The Band - Musical Theatre Review

Anyone who grew up in the Nineties will likely have, at the very least, some memories of Take That, whether of love, hatred or indifference. As an East 17 fan, they seemed pretty bland by comparison(!) but the memories of friends shedding tears when they split up remain strong. Later, we wound up our last night at university by all merrily shouting the lyrics to ‘Never Forget’ at the top of our lungs. Love them or loathe them, their music has been a bit of a cultural mainstay over the years.

And so it follows, inevitably, that we now have a new musical that contains all the ‘smash hits’ (sorry) of Take That’s long career. Refreshingly though, this story doesn’t focus on the band themselves but instead on the lives of four women who spend their teen years obsessed with a popular boy band – simply referred to as ‘The Boys’ or ‘The Band’ throughout. Twenty-five years later having lost touch, they come together to see the band’s reunion tour in Prague.

It’s wonderful to have a musical that is so centred around strong female friendships, and it makes for a touching, if somewhat predictable, story. Nice too that we have a large, predominantly female cast with the young girls being played by a separate cast in Act One and an older cast picking up each character in Act Two. Perhaps even more unusual, ‘The Boys’ don’t get to say a word throughout the whole show! Take That’s music is used to convey their thoughts and underscore the moments of these women’s lives. The women come first in this piece, which is important.

There’s some enjoyable work from Katy Clayton as Young Heather and the bouncy Rachelle Diedericks as Debbie, but there are a few moments where it seems the younger cast aren’t quite listening and connecting to each other as much as they might. There’s a better vibe between the friends in Act Two, particularly from Emily Joyce as Heather and Rachel Lumberg as Rachel. Andy Williams also has a lot of fun with playing Every Dave (from roadie, to bus driver, to Czech policeman!) The script does sometimes let the cast down and the story is a bit overwrought and implausible in places. But there are moments of real tenderness too – particularly when the older women sing ‘Back For Good’ to their younger counterparts.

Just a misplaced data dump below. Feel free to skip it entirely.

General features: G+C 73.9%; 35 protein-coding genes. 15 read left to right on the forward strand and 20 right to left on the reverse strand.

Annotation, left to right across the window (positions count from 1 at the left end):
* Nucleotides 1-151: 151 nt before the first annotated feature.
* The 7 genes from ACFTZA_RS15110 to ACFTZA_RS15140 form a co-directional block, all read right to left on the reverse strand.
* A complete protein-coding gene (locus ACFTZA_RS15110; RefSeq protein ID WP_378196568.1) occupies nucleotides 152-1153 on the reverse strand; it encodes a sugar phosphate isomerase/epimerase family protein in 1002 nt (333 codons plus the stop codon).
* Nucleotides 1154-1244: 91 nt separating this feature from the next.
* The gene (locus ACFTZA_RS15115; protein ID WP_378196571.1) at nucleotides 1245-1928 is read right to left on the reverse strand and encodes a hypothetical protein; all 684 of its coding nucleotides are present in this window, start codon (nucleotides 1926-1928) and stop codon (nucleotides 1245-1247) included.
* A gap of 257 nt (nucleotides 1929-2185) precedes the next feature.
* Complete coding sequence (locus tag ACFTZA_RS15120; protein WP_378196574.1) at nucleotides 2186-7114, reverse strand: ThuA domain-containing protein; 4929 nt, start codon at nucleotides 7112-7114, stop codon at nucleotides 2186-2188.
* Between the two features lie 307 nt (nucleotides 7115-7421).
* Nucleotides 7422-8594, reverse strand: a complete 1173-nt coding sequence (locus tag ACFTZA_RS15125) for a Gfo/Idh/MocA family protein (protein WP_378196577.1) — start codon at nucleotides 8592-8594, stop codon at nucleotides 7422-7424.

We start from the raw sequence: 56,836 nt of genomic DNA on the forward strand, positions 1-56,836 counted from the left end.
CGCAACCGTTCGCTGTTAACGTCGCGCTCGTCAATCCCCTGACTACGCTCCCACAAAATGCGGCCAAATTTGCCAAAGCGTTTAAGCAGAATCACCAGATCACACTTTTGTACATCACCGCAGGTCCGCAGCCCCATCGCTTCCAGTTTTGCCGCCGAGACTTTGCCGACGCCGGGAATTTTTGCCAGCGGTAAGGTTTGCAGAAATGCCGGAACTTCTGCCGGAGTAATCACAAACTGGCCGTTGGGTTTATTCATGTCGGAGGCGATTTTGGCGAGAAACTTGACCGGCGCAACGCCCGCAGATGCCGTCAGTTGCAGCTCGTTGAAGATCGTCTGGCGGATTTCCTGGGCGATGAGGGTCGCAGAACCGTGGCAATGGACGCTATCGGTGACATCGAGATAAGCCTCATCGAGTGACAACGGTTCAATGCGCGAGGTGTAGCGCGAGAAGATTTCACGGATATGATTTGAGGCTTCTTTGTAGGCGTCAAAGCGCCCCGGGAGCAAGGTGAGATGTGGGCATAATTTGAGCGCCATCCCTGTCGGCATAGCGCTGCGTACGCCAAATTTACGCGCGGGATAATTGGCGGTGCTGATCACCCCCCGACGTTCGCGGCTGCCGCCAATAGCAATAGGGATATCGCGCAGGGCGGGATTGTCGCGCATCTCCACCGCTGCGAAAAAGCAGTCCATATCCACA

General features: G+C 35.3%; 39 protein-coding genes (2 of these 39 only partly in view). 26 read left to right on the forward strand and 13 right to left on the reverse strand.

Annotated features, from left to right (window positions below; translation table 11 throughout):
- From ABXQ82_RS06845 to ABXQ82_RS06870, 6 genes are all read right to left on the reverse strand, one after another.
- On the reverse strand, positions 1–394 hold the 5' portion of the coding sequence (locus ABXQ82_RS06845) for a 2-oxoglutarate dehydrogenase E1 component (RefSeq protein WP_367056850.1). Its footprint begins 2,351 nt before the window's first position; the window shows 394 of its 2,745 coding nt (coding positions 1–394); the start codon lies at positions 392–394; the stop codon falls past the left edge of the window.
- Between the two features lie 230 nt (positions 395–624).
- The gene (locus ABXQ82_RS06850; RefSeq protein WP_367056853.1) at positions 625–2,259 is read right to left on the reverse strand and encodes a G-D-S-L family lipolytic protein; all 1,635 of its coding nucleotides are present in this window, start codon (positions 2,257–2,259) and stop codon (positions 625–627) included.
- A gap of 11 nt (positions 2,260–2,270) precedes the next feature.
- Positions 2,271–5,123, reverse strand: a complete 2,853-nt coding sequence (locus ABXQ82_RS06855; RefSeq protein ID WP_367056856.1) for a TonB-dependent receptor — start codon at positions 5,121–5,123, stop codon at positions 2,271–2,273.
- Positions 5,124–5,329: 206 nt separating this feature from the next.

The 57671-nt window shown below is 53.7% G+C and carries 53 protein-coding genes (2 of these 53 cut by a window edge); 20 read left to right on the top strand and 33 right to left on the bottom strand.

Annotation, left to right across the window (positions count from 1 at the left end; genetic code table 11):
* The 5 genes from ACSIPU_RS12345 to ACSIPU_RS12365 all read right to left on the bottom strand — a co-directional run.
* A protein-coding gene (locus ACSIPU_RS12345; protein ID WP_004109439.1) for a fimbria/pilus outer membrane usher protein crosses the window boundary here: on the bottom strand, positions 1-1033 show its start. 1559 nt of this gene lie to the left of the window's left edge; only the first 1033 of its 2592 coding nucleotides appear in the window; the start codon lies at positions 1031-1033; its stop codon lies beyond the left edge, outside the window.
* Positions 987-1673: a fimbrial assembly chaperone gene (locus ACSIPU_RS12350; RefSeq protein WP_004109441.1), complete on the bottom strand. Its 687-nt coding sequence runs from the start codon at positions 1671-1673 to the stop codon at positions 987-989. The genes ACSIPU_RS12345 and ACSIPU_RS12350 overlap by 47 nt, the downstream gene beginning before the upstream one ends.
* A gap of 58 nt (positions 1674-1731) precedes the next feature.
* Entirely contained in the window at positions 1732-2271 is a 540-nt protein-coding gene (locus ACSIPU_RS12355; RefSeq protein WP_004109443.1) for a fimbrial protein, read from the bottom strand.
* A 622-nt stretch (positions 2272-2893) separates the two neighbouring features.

The nostalgia factor is high throughout with Ceefax playing on a giant television pre-show, the Top of the Pops theme blasting out, and a trip down memory lane where every cobble stone is a recognisable Take That video or costume. The set uses some clever projection mapping and nifty set pieces to create some nice mise-en-scène, notably a very jazzy budget aeroplane and an enjoyable scene set in a fountain. The choreography (Kim Gavin) is well delivered by ‘The Band’ and the concert scenes are carefully realised and just as ‘put together’ as a real pop concert experience.

Although a somewhat weak story that drags a little, this is going to be a great night out if you love Take That, grew up in the 90s, or go with a big group of girls for a giggle – even better if you can say yes to all three! Is this going to be a hardy musical favourite that marches on for years? It’s probably not that likely, but with a fun selection of Take That classics and it’s infectious ‘be yourself’ mantra this is sure to please a lot of fans.

Author's review: 
3